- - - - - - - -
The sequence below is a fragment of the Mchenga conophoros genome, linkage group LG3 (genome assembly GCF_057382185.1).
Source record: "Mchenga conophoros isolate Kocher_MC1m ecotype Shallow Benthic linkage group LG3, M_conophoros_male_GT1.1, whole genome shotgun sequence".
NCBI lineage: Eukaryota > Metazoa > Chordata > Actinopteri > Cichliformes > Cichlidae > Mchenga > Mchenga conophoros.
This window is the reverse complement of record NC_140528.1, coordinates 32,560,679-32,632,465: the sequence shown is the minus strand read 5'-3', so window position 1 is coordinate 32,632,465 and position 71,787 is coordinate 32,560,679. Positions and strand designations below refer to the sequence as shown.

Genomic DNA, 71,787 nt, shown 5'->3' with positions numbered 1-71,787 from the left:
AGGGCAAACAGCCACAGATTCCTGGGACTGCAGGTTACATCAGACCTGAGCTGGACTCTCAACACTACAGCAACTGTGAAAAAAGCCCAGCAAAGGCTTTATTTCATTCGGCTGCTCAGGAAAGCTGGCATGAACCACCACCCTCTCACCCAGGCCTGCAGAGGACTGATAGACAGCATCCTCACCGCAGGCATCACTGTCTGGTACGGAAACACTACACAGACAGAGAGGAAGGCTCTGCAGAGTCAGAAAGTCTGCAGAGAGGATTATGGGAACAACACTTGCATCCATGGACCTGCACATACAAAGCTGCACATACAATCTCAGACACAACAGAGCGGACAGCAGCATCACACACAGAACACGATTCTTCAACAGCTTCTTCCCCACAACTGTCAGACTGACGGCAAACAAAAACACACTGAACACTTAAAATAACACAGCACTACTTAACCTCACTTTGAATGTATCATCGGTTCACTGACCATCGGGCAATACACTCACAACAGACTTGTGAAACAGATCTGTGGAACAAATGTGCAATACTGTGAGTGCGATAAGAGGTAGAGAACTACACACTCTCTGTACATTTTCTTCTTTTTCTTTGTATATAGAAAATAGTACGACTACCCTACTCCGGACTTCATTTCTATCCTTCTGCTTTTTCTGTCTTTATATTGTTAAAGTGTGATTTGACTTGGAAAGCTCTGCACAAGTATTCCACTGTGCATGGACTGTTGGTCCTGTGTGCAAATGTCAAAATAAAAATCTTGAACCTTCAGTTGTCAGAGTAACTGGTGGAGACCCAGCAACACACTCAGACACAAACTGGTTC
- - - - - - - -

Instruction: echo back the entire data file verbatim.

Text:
The sequence below is a fragment of the Mchenga conophoros genome, linkage group LG3 (genome assembly GCF_057382185.1).
Source record: "Mchenga conophoros isolate Kocher_MC1m ecotype Shallow Benthic linkage group LG3, M_conophoros_male_GT1.1, whole genome shotgun sequence".
NCBI lineage: Eukaryota > Metazoa > Chordata > Actinopteri > Cichliformes > Cichlidae > Mchenga > Mchenga conophoros.
This window is the reverse complement of record NC_140528.1, coordinates 32,560,679-32,632,465: the sequence shown is the minus strand read 5'-3', so window position 1 is coordinate 32,632,465 and position 71,787 is coordinate 32,560,679. Positions and strand designations below refer to the sequence as shown.

Genomic DNA, 71,787 nt, shown 5'->3' with positions numbered 1-71,787 from the left:
AGGGCAAACAGCCACAGATTCCTGGGACTGCAGGTTACATCAGACCTGAGCTGGACTCTCAACACTACAGCAACTGTGAAAAAAGCCCAGCAAAGGCTTTATTTCATTCGGCTGCTCAGGAAAGCTGGCATGAACCACCACCCTCTCACCCAGGCCTGCAGAGGACTGATAGACAGCATCCTCACCGCAGGCATCACTGTCTGGTACGGAAACACTACACAGACAGAGAGGAAGGCTCTGCAGAGTCAGAAAGTCTGCAGAGAGGATTATGGGAACAACACTTGCATCCATGGACCTGCACATACAAAGCTGCACATACAATCTCAGACACAACAGAGCGGACAGCAGCATCACACACAGAACACGATTCTTCAACAGCTTCTTCCCCACAACTGTCAGACTGACGGCAAACAAAAACACACTGAACACTTAAAATAACACAGCACTACTTAACCTCACTTTGAATGTATCATCGGTTCACTGACCATCGGGCAATACACTCACAACAGACTTGTGAAACAGATCTGTGGAACAAATGTGCAATACTGTGAGTGCGATAAGAGGTAGAGAACTACACACTCTCTGTACATTTTCTTCTTTTTCTTTGTATATAGAAAATAGTACGACTACCCTACTCCGGACTTCATTTCTATCCTTCTGCTTTTTCTGTCTTTATATTGTTAAAGTGTGATTTGACTTGGAAAGCTCTGCACAAGTATTCCACTGTGCATGGACTGTTGGTCCTGTGTGCAAATGTCAAAATAAAAATCTTGAACCTTCAGTTGTCAGAGTAACTGGTGGAGACCCAGCAACACACTCAGACACAAACTGGTTC